FCC abides by GOP request, deletes everything from meeting agenda
Wheeler’s attempt to impose new set-top box rules that help consumers avoid paying cable box rental fees may also be doomed. Consumer advocacy group Public Knowledge sent a letter to Trump today urging him to side with consumers instead of “cable and Hollywood lobbyists” on the issue.
Another blow to deceptively marketed “unlimited” data plans
Jon Brodkin at Ars Technica:
The FCC’s new rules ban throttling except in cases of “reasonable network management.” AT&T could argue that the throttling is necessary to keep its network running smoothly, but FCC Chairman Tom Wheeler has objected to throttling of plans that are supposed to be unlimited and forced Verizon Wireless to back down from a throttling plan last year.
I have no problem with good-faith network management, but if a plan is subject to throttling, it can’t be marketed and sold as “unlimited.” The FTC is sending the right signal here in choosing to pursue this case, and Judge Edward Chen of the US District Court in Northern California has demonstrated that he understands the issue.
The network that can provide real unlimited data at usable speeds with no fine print has an opportunity to significantly increase its user base, but I haven’t found one yet. Let me know if you have.
FBI Director dislikes encryption on Apple and Google devices
Encryption of data on mobile devices is a big selling point in our post-Snowden world. But FBI Director James Comes isn’t happy about it:
What concerns me about this is companies marketing something expressly to allow people to place themselves beyond the law.
David Kravets of Ars Technica reports Comey has “reached out” to the companies about the issue. Absent new or amended legislation, though, there is little he can do about it, precisely because there is such a sales incentive to marketing encryption these days.
Porn troll Prenda Law angers judge with shady behavior
Earlier this week I mentioned that the EFF was going to represent a couple of anti-trolling websites in a case brought by porno copyright troll Prenda Law.
The Ars Technica article by Megan Geuss is well-written and really conveys the absurdity of the situation in which Prenda has put itself. I urge you to click the link in this post’s title to go give her piece a full read.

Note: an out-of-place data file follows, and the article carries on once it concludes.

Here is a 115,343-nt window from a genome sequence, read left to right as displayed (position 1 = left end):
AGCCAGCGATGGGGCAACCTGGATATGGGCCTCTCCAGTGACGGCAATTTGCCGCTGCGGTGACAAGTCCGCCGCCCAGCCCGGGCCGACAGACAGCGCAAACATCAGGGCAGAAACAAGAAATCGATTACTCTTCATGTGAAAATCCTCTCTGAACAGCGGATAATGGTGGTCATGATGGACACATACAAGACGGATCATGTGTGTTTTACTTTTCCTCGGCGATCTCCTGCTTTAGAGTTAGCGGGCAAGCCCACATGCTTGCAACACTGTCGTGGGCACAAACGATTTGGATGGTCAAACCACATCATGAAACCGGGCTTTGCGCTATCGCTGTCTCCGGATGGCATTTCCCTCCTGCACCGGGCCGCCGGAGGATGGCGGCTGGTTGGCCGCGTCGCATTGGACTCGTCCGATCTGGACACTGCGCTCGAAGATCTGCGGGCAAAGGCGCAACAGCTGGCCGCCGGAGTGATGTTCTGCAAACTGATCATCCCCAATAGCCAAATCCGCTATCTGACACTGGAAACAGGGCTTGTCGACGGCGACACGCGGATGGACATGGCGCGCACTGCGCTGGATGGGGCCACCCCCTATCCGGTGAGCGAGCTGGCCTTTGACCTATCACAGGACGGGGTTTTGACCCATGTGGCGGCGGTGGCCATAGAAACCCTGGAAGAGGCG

Also, if you’re interested in keeping up with the latest in potential troll-stomping, consider keeping an eye on the Ars series “Who’s behind Prenda Law?”. They always do great work at Ars and this series is no exception.
EFF will represent targets of copyright troll Prenda Law
Copyright trolls sue lots of people to extract settlements from those who can’t afford to litigate in the face of potentially massive statutory damages. Their claims are often facially lacking in merit and instead leverage intimidation and poorly-constructed federal copyright damages provisions to bankrupt people for profit.
I’m impressed by WordPress’ parent company, Automattic, who refused to respond to the troll’s fishing expedition. And it’s good to see EFF lend a hand here in the form of representation, but eventually Congress needs to step in and fix the statutory damages provisions that incentivize copyright trolls to this vile abuse of our legal system in the first place.
For some great background and reporting on trolls and those who fight them, read this Ars Technica piece by Timothy B. Lee.
Antivirus pioneer John McAfee spying on Belize
Nate Anderson, at Ars Technica:
You will not be shocked to learn, dear reader, that McAfee’s massive spy operation didn’t just reveal some petty corruption or embarrassing secrets but rather the existence of a Hezbollah trafficking network that funneled 11 Lebanese men a month into America. And, of course, these were probably terrorists; one man had plans to make deadly ricin from plants being grown in a Nicaraguan training camp.
I would have linked directly to McAfee’s post in my headline, but as of this post’s publication the page throws an error that reads “Error 320 – Reverse BrowserSpy Java redirect – Session Username_: Session interrupt: invalid table.” Is he really logging our keys? Is he?
Crazy, crazy stuff.
At least one Ars Technica reader agrees: Rdio > Spotify
Ars Technica reader jamieskella, contributing to Chris Foresman’s reader recommendation round-up for all those newly-gifted iPads out there:
How and why is Spotify still being recommended when Rdio (free) boasts 18 million songs and is available in so many regions globally? The supremely intuitive app experience leaves Spotify in the dust, the social features add to the already first-rate discovery options, while the method of cataloguing your favourite music is far superior.
Yup, it still pains me that so many people got hooked on Spotify via Facebook and never learned of Rdio’s obvious superiority.
USPTO director defends software patents
Director of the United States Patent and Trademark Office David Kappos, quoted by Timothy B. Lee at Ars Technica:
In a system like ours in which innovation is happening faster than people can keep up, it cannot be said that the patent system is broken.
Of course, he’s wrong, but what else would he argue?
“The work my directorate does is under-funded and based upon a flawed patchwork of case and statutory law that frustrates our Constitutional mandate!”